One additional item that we can adjust for the Bucket attribute is the default name used. We have the option of adjusting what actually appears in the "from and to" name used for the groups by adjusting the default naming format. In order to make this adjustment we need to first select the Discretization attribute, Customer Name Buckets in our example. Next, in the properties window, we need to expand the NameColumn properties under the Source Category. Next, in the format property, we can add the following format string: A to %{Last Bucket member} ; Between %{First Bucket member} & %{Last Bucket member} ; %{First Bucket member} to Z. This string tells SSAS to: 1) name the first range "A to whatever the ending name is in the first group" 2) Name all intermediary groups to "Between first name in range & last name in range" and 3) "Initial Name in last group to Z". To see the available values that can be used in the format property, please review the link in the Next Steps section.

Naming Groups

The naming format results in the following groupings. Note if the name is actually set from the key by default, the format is actually changed under the KeyColumn properties and not the NameColumn properties (this situation often occurs when the name and key are the same, so the attribute just displays the key).

Naming conventions

SSAS Clusters Method for Discretization

The SQL Server Analysis Services cluster method for discretization uses a more advanced methodology to arrange which members belong to which group. Generally if you have a complex distribution of member values, the cluster method may work to your advantage; similarly, the cluster method may, for some implementation, create more "logical" groupings. Since this method can only be used on numeric columns, for this example we will switch to using the Yearly Income attribute.  In the below example we set the discretization method to cluster and the bucket count to 10.  

Cluster Setup

To complete our cluster setup, two additional properties, illustrated subsequently, were adjusted to better reflect the yearly income bucket groups. First to keep the groups in the proper order, the attribute OrderBy property is set to Key. Second, the naming format is adjusted to display a dollar sign in front of the group range names.

ordercluster

add dollar signs

These settings result in the Yearly Income Cluster group displayed next.

cluster results

For the income example, the drill down to each income member value would likely not be necessary, so a group to detail hierarchy is not created. Of course, this hierarchy could be created, if needed.

SQL Server Analysis Services Automatic Method for Discretization

The automatic method of discretization selects what SSAS thinks is the best method. The setup process is the same as the other two methods, so I will not show you the complete process. Even so, the below screen print displays the groups which are generated when the Yearly Income cluster attribute is changed from cluster to automatic and the DiscretizationBucketCount property is set to 0. Setting the DiscretizationBucketCount to 0 tells SSAS to determine the most appropriate number of groupings.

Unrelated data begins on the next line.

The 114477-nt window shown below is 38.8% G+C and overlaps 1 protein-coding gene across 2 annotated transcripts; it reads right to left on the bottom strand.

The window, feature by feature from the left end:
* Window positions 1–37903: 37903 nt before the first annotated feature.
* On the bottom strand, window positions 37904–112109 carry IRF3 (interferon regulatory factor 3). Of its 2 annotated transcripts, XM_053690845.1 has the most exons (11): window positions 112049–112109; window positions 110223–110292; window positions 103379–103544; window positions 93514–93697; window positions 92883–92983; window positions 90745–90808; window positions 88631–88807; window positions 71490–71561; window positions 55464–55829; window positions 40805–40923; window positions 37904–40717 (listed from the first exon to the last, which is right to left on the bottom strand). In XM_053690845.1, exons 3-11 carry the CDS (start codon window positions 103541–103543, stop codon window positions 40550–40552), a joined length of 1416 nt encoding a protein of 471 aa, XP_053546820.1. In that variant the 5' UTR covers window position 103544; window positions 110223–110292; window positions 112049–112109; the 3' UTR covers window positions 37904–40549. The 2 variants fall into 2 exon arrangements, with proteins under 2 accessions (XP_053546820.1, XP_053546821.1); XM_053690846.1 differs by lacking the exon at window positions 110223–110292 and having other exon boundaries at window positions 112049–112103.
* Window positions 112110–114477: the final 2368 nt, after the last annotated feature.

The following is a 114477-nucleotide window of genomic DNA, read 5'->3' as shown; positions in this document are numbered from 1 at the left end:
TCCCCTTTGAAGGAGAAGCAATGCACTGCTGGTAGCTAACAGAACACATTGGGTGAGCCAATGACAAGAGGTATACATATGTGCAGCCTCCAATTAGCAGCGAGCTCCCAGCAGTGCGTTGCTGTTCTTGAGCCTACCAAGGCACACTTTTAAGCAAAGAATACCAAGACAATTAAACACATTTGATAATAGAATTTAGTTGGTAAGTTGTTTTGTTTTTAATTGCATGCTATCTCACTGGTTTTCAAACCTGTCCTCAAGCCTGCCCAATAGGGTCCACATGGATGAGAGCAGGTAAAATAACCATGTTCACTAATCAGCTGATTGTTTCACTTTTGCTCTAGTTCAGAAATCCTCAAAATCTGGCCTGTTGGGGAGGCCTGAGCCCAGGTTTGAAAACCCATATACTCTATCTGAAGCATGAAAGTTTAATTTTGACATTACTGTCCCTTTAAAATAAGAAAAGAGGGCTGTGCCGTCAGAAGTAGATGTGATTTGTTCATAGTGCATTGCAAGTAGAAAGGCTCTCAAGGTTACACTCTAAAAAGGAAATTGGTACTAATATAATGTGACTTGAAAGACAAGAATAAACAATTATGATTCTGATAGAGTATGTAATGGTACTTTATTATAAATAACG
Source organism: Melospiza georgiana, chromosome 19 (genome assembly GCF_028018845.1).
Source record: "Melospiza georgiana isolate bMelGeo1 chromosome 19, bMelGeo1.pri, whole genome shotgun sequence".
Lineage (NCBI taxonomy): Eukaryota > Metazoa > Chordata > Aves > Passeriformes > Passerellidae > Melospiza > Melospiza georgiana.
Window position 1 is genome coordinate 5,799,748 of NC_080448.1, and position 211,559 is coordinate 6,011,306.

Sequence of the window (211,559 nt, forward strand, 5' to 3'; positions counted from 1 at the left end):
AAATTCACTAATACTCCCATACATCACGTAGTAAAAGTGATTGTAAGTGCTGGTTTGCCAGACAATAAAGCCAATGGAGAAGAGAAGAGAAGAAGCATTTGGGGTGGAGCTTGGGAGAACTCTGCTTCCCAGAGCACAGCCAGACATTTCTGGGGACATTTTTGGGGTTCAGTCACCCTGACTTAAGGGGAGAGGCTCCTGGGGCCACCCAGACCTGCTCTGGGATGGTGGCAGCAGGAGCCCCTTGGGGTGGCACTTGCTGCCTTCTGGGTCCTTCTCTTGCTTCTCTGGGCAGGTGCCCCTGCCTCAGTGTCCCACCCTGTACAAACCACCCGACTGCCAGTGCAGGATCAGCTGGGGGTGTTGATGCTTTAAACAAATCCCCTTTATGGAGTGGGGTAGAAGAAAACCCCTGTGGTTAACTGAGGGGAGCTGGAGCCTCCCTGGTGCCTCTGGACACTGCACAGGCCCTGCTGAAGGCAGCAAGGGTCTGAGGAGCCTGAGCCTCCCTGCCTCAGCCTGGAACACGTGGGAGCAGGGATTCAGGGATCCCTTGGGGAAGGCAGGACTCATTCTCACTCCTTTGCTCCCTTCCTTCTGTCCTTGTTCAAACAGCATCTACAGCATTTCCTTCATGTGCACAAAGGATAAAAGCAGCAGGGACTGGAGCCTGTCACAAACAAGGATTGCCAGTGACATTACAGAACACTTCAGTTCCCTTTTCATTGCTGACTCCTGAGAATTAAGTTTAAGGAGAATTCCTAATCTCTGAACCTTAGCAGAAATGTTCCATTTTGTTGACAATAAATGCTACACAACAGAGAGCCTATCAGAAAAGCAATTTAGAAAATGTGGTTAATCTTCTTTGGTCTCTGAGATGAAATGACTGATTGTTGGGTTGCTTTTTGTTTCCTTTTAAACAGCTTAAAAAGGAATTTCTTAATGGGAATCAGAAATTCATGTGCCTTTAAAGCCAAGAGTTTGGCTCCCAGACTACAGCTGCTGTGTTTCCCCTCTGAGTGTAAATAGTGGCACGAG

Automatic Group Zero bucket

You can see SSAS made the number of groups quite small. At times, it could be best to let SSAS make some of those decisions. However, as new values get added, the grouping could of course change. Notice the $10,000 difference between the first group and the second group. When a $45,000 yearly income value gets added, that group name will change. Furthermore, that change will only take place when the dimension is processed using Process Full, which means your cube will also need to be reprocessed. 

Conclusion

SSAS discretization is a useful property for splitting or grouping attributes which contain a large number of values, such as customer names, or have a wide continuous range of values, such as income or property member values. The discretization process can be implemented using the cluster method, the equal areas method, or the automatic method. Additionally, when using one of the methods, the DiscretizationBucketCount field allows us to define the number of groups we would like created. To the contrary, setting the value to 0 tells SSAS to decide the best number of groups. Once our group has been created, the names used for the groups can be adjusted using either the KeyColumn or NameColumn format property element. Finally, for some groups we may want to still see the detail members, but just want to put the members into logical groups to allow for easier selection and viewing. This result can be achieved by adding a second attribute for the detail member and then creating a hierarchy with the discretized attribute at the top level and then the detail member attribute as the next level.  

Next Steps


Last Update: 1/28/2014


About the author
MSSQLTips author Scott Murray
Scott Murray has a passion for crafting BI Solutions with SharePoint, SSAS, OLAP and SSRS.